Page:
Unfortunately, our furry loved ones can bring them in without us knowing.
If left untreated, a flea problem can become an infestation, putting you and your pets at risk for serious health issues.
Keep reading to find out the 7 common signs of fleas and what to do if these signs are present in your home.
Fleas feed on warm-blooded creatures, like humans or pets.
They’re more likely to feed on your pets and as a result, it will make them very itchy. This itchiness is an allergic reaction to flea bites and saliva.
To comfort the itchiness, pets partake in intense and consistent scratching, licking, and biting.
If you notice more of these grooming habits than what you’re used to seeing, part their fur to look for fleas and bites.
Fleas often live in areas like the head, neck, armpits, groin, and base of the tail.
If your pet has a serious reaction to fleas, you may see rashes or lesions as a result of bites.
Again, check your pet’s skin for signs of an allergic reaction.
Excessive itching, scratching, and biting lead to unexpected hair loss.
This could be due to an allergic reaction or due to your pet continuously going after the same area.
Hair loss like this typically occurs in patches where fleas gather.
Aside from causing your pet extreme discomfort, a flea infestation can lead to significant blood loss or infection. Did you know that fleas were responsible for Europe’s Black Plague?
Although it isn’t common for diseases like this to spread from fleas, it’s better to take precautions.
If you suspect your pets are struggling with fleas, consult a veterinarian.
Wouldn’t it drive you mad if bugs were living on you and biting your skin?
It would, and the same goes for pets.
If they have fleas, you may notice them becoming more irritable, darting around the house, and avoiding carpeted areas.
This part is kind of gross so bear with us.
Fleas feed on blood. After they digest it, they excrete black or reddish-brown droppings.
These are very small but are sometimes visible.
These droppings, sometimes called flea “dirt”, collect on pet fur, carpet, and furniture.
It’s easy to mistake flea dirt for regular dirt, so you may have to do the following test:
Additionally, you can wear white socks around your house to collect these dark specs. Then, test them on a paper towel.
It’s important to clean your home regularly, as these remnants are not only disgusting but feed young fleas early in their life cycle.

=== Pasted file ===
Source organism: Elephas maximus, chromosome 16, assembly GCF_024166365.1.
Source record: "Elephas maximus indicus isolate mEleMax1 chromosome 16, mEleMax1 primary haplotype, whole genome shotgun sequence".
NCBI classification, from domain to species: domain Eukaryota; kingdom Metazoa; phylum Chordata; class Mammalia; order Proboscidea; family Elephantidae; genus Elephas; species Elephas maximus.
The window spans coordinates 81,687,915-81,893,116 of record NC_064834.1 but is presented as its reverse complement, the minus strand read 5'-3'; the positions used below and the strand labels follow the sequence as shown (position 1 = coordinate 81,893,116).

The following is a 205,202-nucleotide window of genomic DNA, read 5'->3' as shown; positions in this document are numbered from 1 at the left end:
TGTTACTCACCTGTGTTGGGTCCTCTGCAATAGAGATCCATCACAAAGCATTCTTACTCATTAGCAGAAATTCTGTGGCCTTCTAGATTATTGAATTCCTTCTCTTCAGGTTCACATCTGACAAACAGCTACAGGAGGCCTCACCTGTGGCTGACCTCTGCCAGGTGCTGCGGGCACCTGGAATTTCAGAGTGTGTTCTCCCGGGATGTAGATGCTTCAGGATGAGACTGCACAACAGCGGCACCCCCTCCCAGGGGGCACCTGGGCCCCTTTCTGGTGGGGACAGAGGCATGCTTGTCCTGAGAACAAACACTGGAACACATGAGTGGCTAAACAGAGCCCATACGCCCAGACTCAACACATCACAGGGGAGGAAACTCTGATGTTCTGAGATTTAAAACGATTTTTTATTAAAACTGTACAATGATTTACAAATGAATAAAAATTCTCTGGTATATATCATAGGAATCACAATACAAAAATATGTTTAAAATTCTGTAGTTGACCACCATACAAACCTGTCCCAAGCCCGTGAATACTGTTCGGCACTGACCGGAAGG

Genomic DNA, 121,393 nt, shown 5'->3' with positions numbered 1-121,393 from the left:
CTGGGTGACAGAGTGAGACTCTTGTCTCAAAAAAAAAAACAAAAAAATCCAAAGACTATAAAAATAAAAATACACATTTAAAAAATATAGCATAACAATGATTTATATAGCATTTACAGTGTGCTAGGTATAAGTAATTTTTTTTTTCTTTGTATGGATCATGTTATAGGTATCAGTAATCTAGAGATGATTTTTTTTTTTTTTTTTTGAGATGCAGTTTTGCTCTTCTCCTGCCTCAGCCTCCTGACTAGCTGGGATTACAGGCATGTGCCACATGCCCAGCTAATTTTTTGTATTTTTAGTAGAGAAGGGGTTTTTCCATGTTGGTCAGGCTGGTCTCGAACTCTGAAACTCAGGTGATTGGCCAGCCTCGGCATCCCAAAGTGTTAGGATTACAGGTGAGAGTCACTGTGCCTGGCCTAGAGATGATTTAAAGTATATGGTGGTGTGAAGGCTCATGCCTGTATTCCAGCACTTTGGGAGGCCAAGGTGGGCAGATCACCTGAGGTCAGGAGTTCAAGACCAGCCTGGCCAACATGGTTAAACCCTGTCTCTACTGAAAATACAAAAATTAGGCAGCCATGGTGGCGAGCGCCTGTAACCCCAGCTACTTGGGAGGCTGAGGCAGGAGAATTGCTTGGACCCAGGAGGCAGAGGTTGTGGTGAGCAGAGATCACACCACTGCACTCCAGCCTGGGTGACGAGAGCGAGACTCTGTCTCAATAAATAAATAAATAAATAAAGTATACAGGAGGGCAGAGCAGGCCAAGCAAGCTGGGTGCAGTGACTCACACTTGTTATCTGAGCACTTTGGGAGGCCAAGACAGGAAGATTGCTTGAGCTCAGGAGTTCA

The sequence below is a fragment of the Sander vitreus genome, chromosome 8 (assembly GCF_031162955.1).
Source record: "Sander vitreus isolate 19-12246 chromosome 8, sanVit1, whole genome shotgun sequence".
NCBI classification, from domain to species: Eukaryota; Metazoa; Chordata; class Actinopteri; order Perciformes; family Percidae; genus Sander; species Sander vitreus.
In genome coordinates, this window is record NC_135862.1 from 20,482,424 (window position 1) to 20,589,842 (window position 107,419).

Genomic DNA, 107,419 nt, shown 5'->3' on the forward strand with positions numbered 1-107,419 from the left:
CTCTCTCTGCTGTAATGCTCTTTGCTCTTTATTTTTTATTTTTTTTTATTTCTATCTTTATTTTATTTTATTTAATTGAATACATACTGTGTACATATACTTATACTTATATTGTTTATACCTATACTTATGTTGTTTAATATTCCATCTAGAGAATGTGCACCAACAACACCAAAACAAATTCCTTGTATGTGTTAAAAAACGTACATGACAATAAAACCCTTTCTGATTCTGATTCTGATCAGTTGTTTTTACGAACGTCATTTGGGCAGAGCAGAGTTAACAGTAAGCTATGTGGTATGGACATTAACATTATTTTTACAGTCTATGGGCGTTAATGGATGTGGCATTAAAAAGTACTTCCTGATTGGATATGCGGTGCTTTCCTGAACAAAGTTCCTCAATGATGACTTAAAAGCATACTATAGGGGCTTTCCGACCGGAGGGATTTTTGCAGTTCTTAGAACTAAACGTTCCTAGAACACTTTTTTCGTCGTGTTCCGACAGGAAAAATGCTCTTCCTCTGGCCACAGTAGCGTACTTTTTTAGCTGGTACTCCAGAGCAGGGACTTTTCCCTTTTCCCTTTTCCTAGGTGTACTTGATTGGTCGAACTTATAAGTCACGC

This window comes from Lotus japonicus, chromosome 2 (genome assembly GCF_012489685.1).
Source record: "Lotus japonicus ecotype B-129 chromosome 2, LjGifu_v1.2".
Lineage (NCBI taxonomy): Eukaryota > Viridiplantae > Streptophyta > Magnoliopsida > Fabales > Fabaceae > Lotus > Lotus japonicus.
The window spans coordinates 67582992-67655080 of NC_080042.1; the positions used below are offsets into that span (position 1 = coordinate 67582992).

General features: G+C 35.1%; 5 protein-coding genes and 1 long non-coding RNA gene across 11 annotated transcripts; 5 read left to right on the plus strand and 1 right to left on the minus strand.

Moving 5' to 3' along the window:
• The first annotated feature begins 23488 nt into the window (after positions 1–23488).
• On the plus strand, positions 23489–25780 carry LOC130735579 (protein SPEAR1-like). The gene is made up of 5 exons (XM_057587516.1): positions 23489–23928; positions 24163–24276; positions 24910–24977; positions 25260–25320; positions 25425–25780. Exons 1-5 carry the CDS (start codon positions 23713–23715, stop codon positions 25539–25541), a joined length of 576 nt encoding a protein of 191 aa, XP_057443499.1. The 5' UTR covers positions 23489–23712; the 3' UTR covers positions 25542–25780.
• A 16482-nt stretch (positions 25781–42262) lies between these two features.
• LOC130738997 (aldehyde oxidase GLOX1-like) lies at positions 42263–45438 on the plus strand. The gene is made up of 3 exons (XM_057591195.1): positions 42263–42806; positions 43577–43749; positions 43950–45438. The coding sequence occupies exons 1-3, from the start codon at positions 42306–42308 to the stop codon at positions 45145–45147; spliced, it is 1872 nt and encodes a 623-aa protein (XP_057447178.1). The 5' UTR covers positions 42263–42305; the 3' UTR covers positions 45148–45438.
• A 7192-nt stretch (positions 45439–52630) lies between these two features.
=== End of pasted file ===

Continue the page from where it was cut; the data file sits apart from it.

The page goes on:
Tapeworms can cause severe damage to your pet’s health.
Unfortunately, fleas often carry these parasites. Then, when pets bite at the fleas, they may eat the tapeworms.
If you see partial or whole tapeworms in your pet’s feces, take them to a vet immediately and proceed with investigating your home for fleas.
The most obvious sign of fleas is seeing the fleas themselves.
They’re quite small at 3mm in length. They’re brownish, reddish, and you’ll probably see them hopping around at great distances.
In fact, they can jump up to 130 times their body length, making them one of the best jumpers in the world.
Their eggs are even smaller and obviously don’t jump. They’re approximately 0.5mm in length and are clear and translucent.
So, it will be difficult to determine an infestation based on seeing eggs with the naked eye.
Keep in mind that you can still have an infestation even if you don’t physically see the fleas themselves. If you suspect any of these signs in your home or pets, follow the advice below to get rid of these parasites before it becomes a severe issue.
If you suspect there are fleas on your pet, be aware that they’re probably in your home, furniture, and yard, too.
The internet suggests that there are many home remedies for getting rid of fleas. These include making a flea trap, spraying your home with certain herbs and fruit juice, spreading baking soda, salt, or diatomaceous earth on your carpet, and so on.
While it would be nice if these worked effectively, they simply don’t.
The reason typical home treatments don’t work is due to the life cycle of fleas.
Fleas have a four-part life cycle.
First, they are eggs for anywhere between 2 days and 2 weeks. They then hatch into larva, where they live for several weeks while accumulating strength.
Once ready, the larva goes into the pupa form for days or weeks. It then goes into the final adult form, living anywhere from a couple of weeks to several months.
As you can see, the life cycle of fleas is quite variable. This is because it depends on environmental factors, such as heat, to initiate each stage.
When fleas infest your home, you can bet there are many in each of the four stages of life.
The effective treatment of fleas requires an acknowledgment of this. It isn’t a situation where you can vacuum once, clean your pet and bedding, and call it good.
Rather, treatment requires dynamic planning to ensure the fleas are killed after they hatch from egg or pupa.
If this isn’t done, you can remove the larva and adult fleas from your home for some time, but then the egg and pupa will mature and you’ll have an infestation again.
If you see any of these signs of fleas on your pet or in your home, get help as soon as possible.
You want to keep yourself and your pets healthy — fleas will prevent that.
Rather than taking risks by trying to treat the infestation yourself (and potentially failing), contact us today.
If you suspect you have any other pest issues, keep reading our blog to get more information and reach out to us for a quote.